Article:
Navarro, D. (2019). Learning Statistics With R. https://learningstatisticswithr.com/

An introductory textbook with a focus on applications to psychological research.

Field, A., Miles, J., & Field, Z. (2012). Discovering statistics using R. Sage publications.

Emphasizes many of the most common statistical tests, especially those used in psychology and educational psychology.

Covers the foundations thoroughly and in an entertaining way.

Ismay, C., & Kim, A. Y. (2019). ModernDive: Statistical inference via data science. CRC Press. https://moderndive.com/

An introductory statistics textbook with an emphasis on developing an intuition for the processes underlying modeling data (and hypothesis testing).

James, G., Witten, D., Hastie, T., & Tibshirani, R. (2015). An introduction to statistical learning with applications in R. Springer.

This is an introductory (and R-based) version of a classic book on machine learning by Hastie et al. (2009).

Peng, R. D. (2019). R programming for data science. Leanpub. https://leanpub.com/rprogramming

Emphasizes R as a programming language and writing R functions and packages.

Peng, R. D., & Matsui, E. (2018). The art of data science. Leanpub. https://leanpub.com/artofdatascience

This book is a wonderful teaching tool and reference for R users. It describes underlying concepts of R as a programming language and provides practical guides for commonly-used functions.

18.9.2 Advanced Statistics

Gelman, A., & Hill, J. (2006). Data analysis using regression and multilevel/hierarchical models. Cambridge University Press.

A fantastic introduction not only to regression (and multi-level/hierarchical linear models, as well as Bayesian methods), but also to statistical analysis in general.

Hastie, T., Tibshirani, R., & Friedman, J. (2009). The elements of statistical learning: data mining, inference, and prediction. Springer Science & Business Media.

A classic text on machine learning.

West, B. T., Welch, K. B., & Galecki, A. T. (2014). Linear mixed models: a practical guide using statistical software. Chapman and Hall/CRC.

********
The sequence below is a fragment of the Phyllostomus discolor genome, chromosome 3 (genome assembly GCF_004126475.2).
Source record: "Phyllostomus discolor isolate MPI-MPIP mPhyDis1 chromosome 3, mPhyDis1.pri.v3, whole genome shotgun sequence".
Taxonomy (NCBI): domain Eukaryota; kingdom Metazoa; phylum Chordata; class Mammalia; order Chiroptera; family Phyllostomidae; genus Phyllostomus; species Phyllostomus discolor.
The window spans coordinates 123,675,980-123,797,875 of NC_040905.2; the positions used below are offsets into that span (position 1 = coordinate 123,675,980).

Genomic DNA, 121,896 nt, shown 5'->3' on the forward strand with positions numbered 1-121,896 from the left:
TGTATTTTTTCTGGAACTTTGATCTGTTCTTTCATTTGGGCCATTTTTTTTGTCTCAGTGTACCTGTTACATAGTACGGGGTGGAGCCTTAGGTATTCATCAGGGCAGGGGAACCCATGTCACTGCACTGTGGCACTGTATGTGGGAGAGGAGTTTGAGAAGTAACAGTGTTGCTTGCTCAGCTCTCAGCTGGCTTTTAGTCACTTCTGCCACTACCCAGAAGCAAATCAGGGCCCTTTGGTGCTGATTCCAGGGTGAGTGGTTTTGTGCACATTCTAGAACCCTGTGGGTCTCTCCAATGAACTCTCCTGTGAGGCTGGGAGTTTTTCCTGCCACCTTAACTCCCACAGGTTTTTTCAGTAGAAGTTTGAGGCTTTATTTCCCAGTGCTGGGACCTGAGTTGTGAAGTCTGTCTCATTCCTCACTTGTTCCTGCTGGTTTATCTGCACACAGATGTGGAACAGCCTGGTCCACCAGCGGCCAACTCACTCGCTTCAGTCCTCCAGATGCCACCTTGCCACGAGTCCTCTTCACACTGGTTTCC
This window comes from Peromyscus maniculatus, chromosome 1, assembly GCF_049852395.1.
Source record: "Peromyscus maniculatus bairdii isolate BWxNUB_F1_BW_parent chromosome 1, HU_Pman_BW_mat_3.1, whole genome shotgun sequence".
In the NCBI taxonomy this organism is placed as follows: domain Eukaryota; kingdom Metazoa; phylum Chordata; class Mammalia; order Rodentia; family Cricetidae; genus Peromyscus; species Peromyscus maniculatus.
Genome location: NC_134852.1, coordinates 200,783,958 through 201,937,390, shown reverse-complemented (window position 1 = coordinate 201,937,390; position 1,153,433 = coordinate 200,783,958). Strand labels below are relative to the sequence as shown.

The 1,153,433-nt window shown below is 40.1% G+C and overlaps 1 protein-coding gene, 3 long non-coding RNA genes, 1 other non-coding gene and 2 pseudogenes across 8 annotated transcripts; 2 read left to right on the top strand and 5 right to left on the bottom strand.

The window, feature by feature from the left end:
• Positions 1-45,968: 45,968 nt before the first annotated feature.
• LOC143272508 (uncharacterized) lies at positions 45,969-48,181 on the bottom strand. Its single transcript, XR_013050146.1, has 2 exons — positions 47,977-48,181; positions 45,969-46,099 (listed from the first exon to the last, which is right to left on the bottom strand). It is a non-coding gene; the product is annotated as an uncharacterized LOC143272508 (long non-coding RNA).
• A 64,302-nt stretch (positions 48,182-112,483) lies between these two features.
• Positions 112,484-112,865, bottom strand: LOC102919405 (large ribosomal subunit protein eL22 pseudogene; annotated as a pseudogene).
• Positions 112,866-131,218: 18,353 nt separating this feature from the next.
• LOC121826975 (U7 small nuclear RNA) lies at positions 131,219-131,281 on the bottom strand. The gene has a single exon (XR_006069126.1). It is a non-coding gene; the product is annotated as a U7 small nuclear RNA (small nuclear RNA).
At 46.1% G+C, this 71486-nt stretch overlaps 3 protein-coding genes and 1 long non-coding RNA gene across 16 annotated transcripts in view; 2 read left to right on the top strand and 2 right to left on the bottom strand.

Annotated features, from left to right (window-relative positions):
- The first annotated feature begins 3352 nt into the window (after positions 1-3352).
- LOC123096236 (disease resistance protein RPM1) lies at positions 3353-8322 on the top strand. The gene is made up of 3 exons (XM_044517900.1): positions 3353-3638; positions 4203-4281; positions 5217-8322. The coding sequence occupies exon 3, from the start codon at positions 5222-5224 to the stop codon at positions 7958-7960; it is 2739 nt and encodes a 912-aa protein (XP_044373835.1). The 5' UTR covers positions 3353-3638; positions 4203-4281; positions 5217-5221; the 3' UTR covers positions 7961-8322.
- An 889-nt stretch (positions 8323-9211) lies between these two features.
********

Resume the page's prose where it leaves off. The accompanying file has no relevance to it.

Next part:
A solid introduction to multi-level/hierarchical linear models, including code in R (with an emphasis on the lme4 R package).

McElreath, R. (2018). Statistical rethinking: A Bayesian course with examples in R and Stan. Chapman and Hall/CRC.

A new classic, accessible introduction to Bayesian methods. We note that this book has been “translated” into tidyverse code by Kurz (2019).

18.10 R packages and Statistical Software Development

Peng, R. D. (2019). Mastering software development in R. Leanpub. https://leanpub.com/msdr

Developing packages in R, including a description of an example package for data visualization.

Wickham, H. (2015). R packages: Organize, test, document, and share your code. O’Reilly. http://r-pkgs.had.co.nz/

A comprehensive introduction to (and walkthrough for) creating your own R packages.

18.11 A Career in Data Science

Robinson, E., & Nolis, J. (2020). Building a career in data science. Manning. https://www.manning.com/books/build-a-career-in-data-science?a_aid=buildcareer&a_bid=76784b6a

Advice on the technical and practical requirements to work in a data science role.

18.12 Places to Share Your Work

Twitter: twitter.com

Especially through the hashtags we mentioned below.

LinkedIn: linkedin.com

Can be a place not only to share career updates, but also data science-related works-in-progress.

18.13 Cheat Sheets

R Studio Cheat Sheets (https://rstudio.com/resources/cheatsheets/)

See especially the {dplyr}, {tidyr}, {purrr}, {ggplot2}, and other cheat sheets.